THIS week it's a target-rich environment, as the bomber pilots used to say about Iraq. There's the destruction of the Gulf of Mexico underway courtesy of a sunken BP oil drilling platform, the almost-repeated NY mass bombing that didn't happen, and the ruination of Boston's drinking water, which did. All worthy subjects.

Do you recall a few weeks ago when I talked about a conversation I'd had with a teenage girl, mostly about basketball? I concluded at the time that it was very dangerous to forget that the two genders (two MAJOR genders, anyway) frequently see things differently. This week I read that the US Navy is preparing to begin training women for duty on submarines. This has me, ah, concerned.
I'm not prepared to turn in my liberal credentials yet, and I have no doubt that the Navy has plenty of women who can measure up to this assignment. I'll even bet that they've been thinking about this little change for awhile and can rattle off ten problems, complete with solutions, for every one I could timidly raise. But I'm still concerned.
I think life in a submarine is about as unnatural as anything you can imagine. Spend weeks at a time below the waves living in quarters so tight that you can probably identify your shipmates by the sound of their footsteps, or even by smell. Add to that the fact that you're a young adult in the prime of your natural mating life. Plus, you could endanger lives with a single on board foul-up. My head swims considering all the ways these things change by adding ambitious, capable, physically fit women to the mix. With all due respect, we're not talking mixed doubles here, but a billion dollar weapons/espionage system surrounded by salt water, sharks, killer whales and a potential enemy or two.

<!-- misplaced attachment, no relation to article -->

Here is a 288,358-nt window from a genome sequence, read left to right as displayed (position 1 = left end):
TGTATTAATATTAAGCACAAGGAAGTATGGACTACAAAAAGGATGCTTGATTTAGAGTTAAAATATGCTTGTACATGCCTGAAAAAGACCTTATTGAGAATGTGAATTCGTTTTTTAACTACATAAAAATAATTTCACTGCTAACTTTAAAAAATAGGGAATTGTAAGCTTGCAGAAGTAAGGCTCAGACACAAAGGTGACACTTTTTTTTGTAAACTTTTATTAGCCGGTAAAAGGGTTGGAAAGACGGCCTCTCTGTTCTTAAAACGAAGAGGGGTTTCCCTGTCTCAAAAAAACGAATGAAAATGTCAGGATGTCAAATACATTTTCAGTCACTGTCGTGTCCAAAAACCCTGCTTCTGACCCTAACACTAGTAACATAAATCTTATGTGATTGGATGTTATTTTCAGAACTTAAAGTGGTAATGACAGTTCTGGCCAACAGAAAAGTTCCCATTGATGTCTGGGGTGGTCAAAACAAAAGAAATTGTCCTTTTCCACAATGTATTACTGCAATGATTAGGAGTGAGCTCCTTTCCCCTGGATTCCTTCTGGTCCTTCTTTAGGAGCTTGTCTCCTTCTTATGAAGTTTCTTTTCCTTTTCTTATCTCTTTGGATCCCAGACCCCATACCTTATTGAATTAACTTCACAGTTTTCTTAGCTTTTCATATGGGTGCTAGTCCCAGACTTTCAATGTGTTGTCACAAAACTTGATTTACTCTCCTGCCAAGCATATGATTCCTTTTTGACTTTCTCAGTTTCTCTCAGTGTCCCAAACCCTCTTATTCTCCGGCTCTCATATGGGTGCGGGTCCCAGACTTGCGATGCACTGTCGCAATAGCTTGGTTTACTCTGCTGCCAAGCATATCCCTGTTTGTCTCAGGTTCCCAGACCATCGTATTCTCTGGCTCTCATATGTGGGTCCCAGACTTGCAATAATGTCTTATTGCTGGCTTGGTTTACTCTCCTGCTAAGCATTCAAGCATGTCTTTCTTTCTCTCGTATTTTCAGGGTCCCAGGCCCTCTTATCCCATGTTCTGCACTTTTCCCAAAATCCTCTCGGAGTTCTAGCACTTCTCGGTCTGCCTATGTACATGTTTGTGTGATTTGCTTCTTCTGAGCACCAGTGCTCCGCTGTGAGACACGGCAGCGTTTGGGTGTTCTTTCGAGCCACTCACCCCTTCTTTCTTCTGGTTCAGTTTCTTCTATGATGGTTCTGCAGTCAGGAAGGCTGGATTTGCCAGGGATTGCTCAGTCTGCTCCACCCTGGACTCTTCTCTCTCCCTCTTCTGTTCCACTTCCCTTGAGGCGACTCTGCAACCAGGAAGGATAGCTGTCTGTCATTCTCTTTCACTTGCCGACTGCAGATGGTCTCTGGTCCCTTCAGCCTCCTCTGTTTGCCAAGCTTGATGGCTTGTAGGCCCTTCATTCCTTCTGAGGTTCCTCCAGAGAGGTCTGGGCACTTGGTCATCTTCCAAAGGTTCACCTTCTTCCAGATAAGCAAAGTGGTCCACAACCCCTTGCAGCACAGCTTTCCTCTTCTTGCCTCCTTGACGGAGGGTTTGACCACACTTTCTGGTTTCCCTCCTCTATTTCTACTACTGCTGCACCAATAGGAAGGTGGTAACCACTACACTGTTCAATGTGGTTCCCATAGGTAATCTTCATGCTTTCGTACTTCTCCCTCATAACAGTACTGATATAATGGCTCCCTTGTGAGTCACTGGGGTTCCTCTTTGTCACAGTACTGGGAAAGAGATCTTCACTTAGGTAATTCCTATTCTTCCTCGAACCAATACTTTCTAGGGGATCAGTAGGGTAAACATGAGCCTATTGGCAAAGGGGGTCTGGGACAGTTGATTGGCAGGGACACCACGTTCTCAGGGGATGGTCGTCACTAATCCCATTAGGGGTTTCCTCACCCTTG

It doesn't prove anything, but I'm not the only one to look at this and think "Yikes!" Groups of submariner spouses have also raised similar concerns, using terms that are less nuanced. Heck, I even wonder if they're asking the right question. Instead of preparing for mixed gender crews, I wonder if we can't in fact get all the information we need from around the globe and leave the subs in port. I know that building them employs lots of people who no doubt all vote, as do all the families of all the potential submarine service women. I understand that war's here to stay, but just can't help asking, "Does it have to be this way?"